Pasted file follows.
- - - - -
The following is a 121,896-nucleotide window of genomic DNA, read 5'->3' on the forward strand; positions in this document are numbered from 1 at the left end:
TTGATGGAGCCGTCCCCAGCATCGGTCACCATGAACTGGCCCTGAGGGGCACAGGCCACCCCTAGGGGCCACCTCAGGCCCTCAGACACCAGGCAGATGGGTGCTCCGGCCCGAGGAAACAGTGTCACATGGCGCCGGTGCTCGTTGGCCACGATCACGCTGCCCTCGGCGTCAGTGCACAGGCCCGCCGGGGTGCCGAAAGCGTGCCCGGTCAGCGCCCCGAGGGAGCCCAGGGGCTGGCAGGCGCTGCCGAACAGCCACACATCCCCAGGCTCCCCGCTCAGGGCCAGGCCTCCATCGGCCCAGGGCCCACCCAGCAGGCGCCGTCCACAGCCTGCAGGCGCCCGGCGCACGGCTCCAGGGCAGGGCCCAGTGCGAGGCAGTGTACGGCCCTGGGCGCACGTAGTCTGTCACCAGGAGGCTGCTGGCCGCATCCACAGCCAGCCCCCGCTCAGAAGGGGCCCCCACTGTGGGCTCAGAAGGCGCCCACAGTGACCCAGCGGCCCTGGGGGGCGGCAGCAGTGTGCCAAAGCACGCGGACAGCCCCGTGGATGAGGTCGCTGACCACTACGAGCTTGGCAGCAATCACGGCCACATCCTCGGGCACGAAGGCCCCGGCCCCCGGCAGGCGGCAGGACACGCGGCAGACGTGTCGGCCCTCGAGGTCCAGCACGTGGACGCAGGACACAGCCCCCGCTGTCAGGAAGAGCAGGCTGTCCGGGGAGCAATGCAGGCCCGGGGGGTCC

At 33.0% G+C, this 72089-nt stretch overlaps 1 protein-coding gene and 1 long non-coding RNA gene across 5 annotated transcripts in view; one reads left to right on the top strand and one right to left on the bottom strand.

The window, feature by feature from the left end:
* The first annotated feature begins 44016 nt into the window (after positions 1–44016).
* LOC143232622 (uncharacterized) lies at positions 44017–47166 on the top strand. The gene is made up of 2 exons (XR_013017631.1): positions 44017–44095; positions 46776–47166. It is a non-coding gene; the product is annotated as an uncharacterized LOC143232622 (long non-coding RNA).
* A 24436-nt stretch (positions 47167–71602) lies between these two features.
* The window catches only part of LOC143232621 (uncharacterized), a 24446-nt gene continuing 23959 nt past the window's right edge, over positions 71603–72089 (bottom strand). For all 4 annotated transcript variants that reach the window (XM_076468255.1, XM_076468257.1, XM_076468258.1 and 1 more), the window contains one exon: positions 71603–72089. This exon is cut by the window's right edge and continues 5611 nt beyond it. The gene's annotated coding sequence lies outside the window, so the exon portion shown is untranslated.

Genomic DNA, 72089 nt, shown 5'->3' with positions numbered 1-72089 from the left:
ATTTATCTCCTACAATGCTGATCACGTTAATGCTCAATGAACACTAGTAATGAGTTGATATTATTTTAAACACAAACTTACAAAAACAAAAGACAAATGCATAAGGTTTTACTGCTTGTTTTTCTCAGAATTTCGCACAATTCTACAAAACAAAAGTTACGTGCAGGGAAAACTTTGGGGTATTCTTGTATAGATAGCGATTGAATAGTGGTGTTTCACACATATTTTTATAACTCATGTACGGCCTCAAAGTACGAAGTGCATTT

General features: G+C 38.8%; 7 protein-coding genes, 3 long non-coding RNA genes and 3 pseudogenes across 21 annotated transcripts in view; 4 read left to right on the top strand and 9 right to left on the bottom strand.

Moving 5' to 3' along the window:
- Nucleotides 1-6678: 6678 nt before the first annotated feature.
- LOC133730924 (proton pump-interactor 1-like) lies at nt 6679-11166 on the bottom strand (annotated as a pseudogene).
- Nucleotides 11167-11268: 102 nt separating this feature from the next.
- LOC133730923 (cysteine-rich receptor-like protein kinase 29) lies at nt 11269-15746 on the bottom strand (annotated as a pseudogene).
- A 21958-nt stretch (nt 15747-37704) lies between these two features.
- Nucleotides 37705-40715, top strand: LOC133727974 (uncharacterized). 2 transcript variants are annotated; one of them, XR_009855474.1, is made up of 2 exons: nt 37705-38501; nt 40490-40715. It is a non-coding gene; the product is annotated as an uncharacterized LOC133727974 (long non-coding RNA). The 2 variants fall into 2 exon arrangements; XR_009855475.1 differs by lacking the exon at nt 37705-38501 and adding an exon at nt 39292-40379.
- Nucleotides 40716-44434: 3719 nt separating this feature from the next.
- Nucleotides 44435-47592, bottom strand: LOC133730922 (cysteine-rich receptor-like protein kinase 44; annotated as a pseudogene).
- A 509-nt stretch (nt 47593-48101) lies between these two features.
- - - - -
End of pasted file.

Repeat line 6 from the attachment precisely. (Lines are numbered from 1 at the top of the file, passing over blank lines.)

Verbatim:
* LOC143232622 (uncharacterized) lies at positions 44017–47166 on the top strand. The gene is made up of 2 exons (XR_013017631.1): positions 44017–44095; positions 46776–47166. It is a non-coding gene; the product is annotated as an uncharacterized LOC143232622 (long non-coding RNA).